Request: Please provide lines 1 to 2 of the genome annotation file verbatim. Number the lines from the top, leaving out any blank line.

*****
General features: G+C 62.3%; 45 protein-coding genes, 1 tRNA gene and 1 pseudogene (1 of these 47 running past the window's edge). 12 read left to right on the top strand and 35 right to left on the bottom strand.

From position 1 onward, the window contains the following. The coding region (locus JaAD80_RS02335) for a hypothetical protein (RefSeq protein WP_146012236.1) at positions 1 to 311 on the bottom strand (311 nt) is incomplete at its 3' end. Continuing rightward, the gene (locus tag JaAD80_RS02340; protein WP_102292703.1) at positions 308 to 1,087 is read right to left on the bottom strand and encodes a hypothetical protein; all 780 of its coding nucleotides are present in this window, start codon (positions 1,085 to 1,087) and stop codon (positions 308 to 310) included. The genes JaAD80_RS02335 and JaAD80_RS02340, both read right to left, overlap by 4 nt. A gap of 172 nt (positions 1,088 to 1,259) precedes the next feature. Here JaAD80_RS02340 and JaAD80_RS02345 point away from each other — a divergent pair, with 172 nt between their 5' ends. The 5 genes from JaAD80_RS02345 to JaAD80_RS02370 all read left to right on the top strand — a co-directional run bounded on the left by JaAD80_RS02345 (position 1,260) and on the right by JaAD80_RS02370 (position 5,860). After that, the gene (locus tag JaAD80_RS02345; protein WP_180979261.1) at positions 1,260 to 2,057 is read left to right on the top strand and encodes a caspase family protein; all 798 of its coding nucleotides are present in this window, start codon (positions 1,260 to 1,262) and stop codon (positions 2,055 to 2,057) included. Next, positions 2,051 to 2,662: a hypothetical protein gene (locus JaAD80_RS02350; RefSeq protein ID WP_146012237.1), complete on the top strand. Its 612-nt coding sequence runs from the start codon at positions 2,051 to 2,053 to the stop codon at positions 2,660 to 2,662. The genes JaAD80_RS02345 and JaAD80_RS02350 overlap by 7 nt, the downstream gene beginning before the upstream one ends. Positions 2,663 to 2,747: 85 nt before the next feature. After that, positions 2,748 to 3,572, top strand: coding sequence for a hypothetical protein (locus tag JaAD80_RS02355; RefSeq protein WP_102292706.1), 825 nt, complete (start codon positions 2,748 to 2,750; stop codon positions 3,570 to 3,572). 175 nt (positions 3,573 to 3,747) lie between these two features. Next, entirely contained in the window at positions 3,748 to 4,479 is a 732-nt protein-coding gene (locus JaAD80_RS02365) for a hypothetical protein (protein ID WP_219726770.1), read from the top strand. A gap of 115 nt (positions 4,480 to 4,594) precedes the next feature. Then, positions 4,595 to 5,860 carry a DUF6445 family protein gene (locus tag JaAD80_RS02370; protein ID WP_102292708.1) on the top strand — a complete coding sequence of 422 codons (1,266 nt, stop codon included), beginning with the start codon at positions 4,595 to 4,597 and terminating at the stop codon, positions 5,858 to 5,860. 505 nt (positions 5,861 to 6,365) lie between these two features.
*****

General features: G+C 62.3%; 45 protein-coding genes, 1 tRNA gene and 1 pseudogene (1 of these 47 running past the window's edge). 12 read left to right on the top strand and 35 right to left on the bottom strand.

From position 1 onward, the window contains the following. The coding region (locus JaAD80_RS02335) for a hypothetical protein (RefSeq protein WP_146012236.1) at positions 1 to 311 on the bottom strand (311 nt) is incomplete at its 3' end. Continuing rightward, the gene (locus tag JaAD80_RS02340; protein WP_102292703.1) at positions 308 to 1,087 is read right to left on the bottom strand and encodes a hypothetical protein; all 780 of its coding nucleotides are present in this window, start codon (positions 1,085 to 1,087) and stop codon (positions 308 to 310) included. The genes JaAD80_RS02335 and JaAD80_RS02340, both read right to left, overlap by 4 nt. A gap of 172 nt (positions 1,088 to 1,259) precedes the next feature. Here JaAD80_RS02340 and JaAD80_RS02345 point away from each other — a divergent pair, with 172 nt between their 5' ends. The 5 genes from JaAD80_RS02345 to JaAD80_RS02370 all read left to right on the top strand — a co-directional run bounded on the left by JaAD80_RS02345 (position 1,260) and on the right by JaAD80_RS02370 (position 5,860). After that, the gene (locus tag JaAD80_RS02345; protein WP_180979261.1) at positions 1,260 to 2,057 is read left to right on the top strand and encodes a caspase family protein; all 798 of its coding nucleotides are present in this window, start codon (positions 1,260 to 1,262) and stop codon (positions 2,055 to 2,057) included. Next, positions 2,051 to 2,662: a hypothetical protein gene (locus JaAD80_RS02350; RefSeq protein ID WP_146012237.1), complete on the top strand. Its 612-nt coding sequence runs from the start codon at positions 2,051 to 2,053 to the stop codon at positions 2,660 to 2,662. The genes JaAD80_RS02345 and JaAD80_RS02350 overlap by 7 nt, the downstream gene beginning before the upstream one ends. Positions 2,663 to 2,747: 85 nt before the next feature. After that, positions 2,748 to 3,572, top strand: coding sequence for a hypothetical protein (locus tag JaAD80_RS02355; RefSeq protein WP_102292706.1), 825 nt, complete (start codon positions 2,748 to 2,750; stop codon positions 3,570 to 3,572). 175 nt (positions 3,573 to 3,747) lie between these two features. Next, entirely contained in the window at positions 3,748 to 4,479 is a 732-nt protein-coding gene (locus JaAD80_RS02365) for a hypothetical protein (protein ID WP_219726770.1), read from the top strand. A gap of 115 nt (positions 4,480 to 4,594) precedes the next feature. Then, positions 4,595 to 5,860 carry a DUF6445 family protein gene (locus tag JaAD80_RS02370; protein ID WP_102292708.1) on the top strand — a complete coding sequence of 422 codons (1,266 nt, stop codon included), beginning with the start codon at positions 4,595 to 4,597 and terminating at the stop codon, positions 5,858 to 5,860. 505 nt (positions 5,861 to 6,365) lie between these two features.